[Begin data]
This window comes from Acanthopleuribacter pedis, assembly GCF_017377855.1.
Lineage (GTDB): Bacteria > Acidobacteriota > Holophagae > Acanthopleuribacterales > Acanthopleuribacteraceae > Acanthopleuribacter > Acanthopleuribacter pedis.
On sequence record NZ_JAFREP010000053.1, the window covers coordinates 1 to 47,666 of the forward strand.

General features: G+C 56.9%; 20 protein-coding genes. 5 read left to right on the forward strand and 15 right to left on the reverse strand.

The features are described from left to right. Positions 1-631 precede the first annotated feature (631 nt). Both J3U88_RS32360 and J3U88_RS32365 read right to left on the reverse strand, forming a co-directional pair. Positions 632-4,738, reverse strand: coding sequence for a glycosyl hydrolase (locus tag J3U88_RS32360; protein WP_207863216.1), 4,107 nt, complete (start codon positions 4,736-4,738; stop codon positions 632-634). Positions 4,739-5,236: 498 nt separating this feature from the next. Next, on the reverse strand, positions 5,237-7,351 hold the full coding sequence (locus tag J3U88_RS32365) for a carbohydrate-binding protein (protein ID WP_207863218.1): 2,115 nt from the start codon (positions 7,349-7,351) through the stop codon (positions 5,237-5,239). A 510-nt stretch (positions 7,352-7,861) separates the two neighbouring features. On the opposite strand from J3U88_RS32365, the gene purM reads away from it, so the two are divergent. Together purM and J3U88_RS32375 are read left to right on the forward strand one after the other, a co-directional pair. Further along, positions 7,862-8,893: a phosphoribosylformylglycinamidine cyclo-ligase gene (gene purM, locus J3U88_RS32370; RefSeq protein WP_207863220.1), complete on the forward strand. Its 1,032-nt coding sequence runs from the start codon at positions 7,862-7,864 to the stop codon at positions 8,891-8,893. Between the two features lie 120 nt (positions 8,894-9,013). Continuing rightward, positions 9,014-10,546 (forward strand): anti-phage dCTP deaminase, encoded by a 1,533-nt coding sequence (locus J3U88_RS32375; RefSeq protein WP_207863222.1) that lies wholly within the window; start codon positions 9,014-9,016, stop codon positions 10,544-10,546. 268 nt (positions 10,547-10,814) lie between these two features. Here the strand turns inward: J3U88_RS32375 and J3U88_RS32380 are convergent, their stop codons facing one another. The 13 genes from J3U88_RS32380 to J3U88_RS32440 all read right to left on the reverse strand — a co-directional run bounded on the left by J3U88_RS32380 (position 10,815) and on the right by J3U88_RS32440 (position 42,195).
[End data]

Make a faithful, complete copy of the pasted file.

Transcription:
This window comes from Acanthopleuribacter pedis, assembly GCF_017377855.1.
Lineage (GTDB): Bacteria > Acidobacteriota > Holophagae > Acanthopleuribacterales > Acanthopleuribacteraceae > Acanthopleuribacter > Acanthopleuribacter pedis.
On sequence record NZ_JAFREP010000053.1, the window covers coordinates 1 to 47,666 of the forward strand.

General features: G+C 56.9%; 20 protein-coding genes. 5 read left to right on the forward strand and 15 right to left on the reverse strand.

The features are described from left to right. Positions 1-631 precede the first annotated feature (631 nt). Both J3U88_RS32360 and J3U88_RS32365 read right to left on the reverse strand, forming a co-directional pair. Positions 632-4,738, reverse strand: coding sequence for a glycosyl hydrolase (locus tag J3U88_RS32360; protein WP_207863216.1), 4,107 nt, complete (start codon positions 4,736-4,738; stop codon positions 632-634). Positions 4,739-5,236: 498 nt separating this feature from the next. Next, on the reverse strand, positions 5,237-7,351 hold the full coding sequence (locus tag J3U88_RS32365) for a carbohydrate-binding protein (protein ID WP_207863218.1): 2,115 nt from the start codon (positions 7,349-7,351) through the stop codon (positions 5,237-5,239). A 510-nt stretch (positions 7,352-7,861) separates the two neighbouring features. On the opposite strand from J3U88_RS32365, the gene purM reads away from it, so the two are divergent. Together purM and J3U88_RS32375 are read left to right on the forward strand one after the other, a co-directional pair. Further along, positions 7,862-8,893: a phosphoribosylformylglycinamidine cyclo-ligase gene (gene purM, locus J3U88_RS32370; RefSeq protein WP_207863220.1), complete on the forward strand. Its 1,032-nt coding sequence runs from the start codon at positions 7,862-7,864 to the stop codon at positions 8,891-8,893. Between the two features lie 120 nt (positions 8,894-9,013). Continuing rightward, positions 9,014-10,546 (forward strand): anti-phage dCTP deaminase, encoded by a 1,533-nt coding sequence (locus J3U88_RS32375; RefSeq protein WP_207863222.1) that lies wholly within the window; start codon positions 9,014-9,016, stop codon positions 10,544-10,546. 268 nt (positions 10,547-10,814) lie between these two features. Here the strand turns inward: J3U88_RS32375 and J3U88_RS32380 are convergent, their stop codons facing one another. The 13 genes from J3U88_RS32380 to J3U88_RS32440 all read right to left on the reverse strand — a co-directional run bounded on the left by J3U88_RS32380 (position 10,815) and on the right by J3U88_RS32440 (position 42,195).